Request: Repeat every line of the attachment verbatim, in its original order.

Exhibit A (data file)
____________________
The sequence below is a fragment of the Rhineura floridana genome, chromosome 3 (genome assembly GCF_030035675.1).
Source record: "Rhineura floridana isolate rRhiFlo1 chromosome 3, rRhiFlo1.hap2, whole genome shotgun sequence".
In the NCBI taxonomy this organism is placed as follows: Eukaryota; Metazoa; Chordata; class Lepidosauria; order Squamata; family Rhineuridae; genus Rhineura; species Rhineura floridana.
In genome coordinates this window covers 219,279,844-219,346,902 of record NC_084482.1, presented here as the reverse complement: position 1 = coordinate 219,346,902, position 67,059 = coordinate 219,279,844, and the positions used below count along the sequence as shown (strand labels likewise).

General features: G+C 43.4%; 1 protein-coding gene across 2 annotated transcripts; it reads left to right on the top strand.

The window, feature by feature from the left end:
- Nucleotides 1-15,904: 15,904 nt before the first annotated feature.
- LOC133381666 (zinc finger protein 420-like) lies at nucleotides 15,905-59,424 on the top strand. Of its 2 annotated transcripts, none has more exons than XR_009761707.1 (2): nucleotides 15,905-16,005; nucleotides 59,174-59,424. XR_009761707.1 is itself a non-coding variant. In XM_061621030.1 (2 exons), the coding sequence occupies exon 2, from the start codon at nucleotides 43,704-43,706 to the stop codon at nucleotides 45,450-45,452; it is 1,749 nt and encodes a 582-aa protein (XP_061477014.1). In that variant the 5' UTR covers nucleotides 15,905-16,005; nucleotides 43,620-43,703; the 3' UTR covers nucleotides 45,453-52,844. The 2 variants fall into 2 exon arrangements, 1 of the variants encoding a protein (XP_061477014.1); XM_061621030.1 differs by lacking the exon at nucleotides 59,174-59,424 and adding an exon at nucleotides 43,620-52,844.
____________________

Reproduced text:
The sequence below is a fragment of the Rhineura floridana genome, chromosome 3 (genome assembly GCF_030035675.1).
Source record: "Rhineura floridana isolate rRhiFlo1 chromosome 3, rRhiFlo1.hap2, whole genome shotgun sequence".
In the NCBI taxonomy this organism is placed as follows: Eukaryota; Metazoa; Chordata; class Lepidosauria; order Squamata; family Rhineuridae; genus Rhineura; species Rhineura floridana.
In genome coordinates this window covers 219,279,844-219,346,902 of record NC_084482.1, presented here as the reverse complement: position 1 = coordinate 219,346,902, position 67,059 = coordinate 219,279,844, and the positions used below count along the sequence as shown (strand labels likewise).

General features: G+C 43.4%; 1 protein-coding gene across 2 annotated transcripts; it reads left to right on the top strand.

The window, feature by feature from the left end:
- Nucleotides 1-15,904: 15,904 nt before the first annotated feature.
- LOC133381666 (zinc finger protein 420-like) lies at nucleotides 15,905-59,424 on the top strand. Of its 2 annotated transcripts, none has more exons than XR_009761707.1 (2): nucleotides 15,905-16,005; nucleotides 59,174-59,424. XR_009761707.1 is itself a non-coding variant. In XM_061621030.1 (2 exons), the coding sequence occupies exon 2, from the start codon at nucleotides 43,704-43,706 to the stop codon at nucleotides 45,450-45,452; it is 1,749 nt and encodes a 582-aa protein (XP_061477014.1). In that variant the 5' UTR covers nucleotides 15,905-16,005; nucleotides 43,620-43,703; the 3' UTR covers nucleotides 45,453-52,844. The 2 variants fall into 2 exon arrangements, 1 of the variants encoding a protein (XP_061477014.1); XM_061621030.1 differs by lacking the exon at nucleotides 59,174-59,424 and adding an exon at nucleotides 43,620-52,844.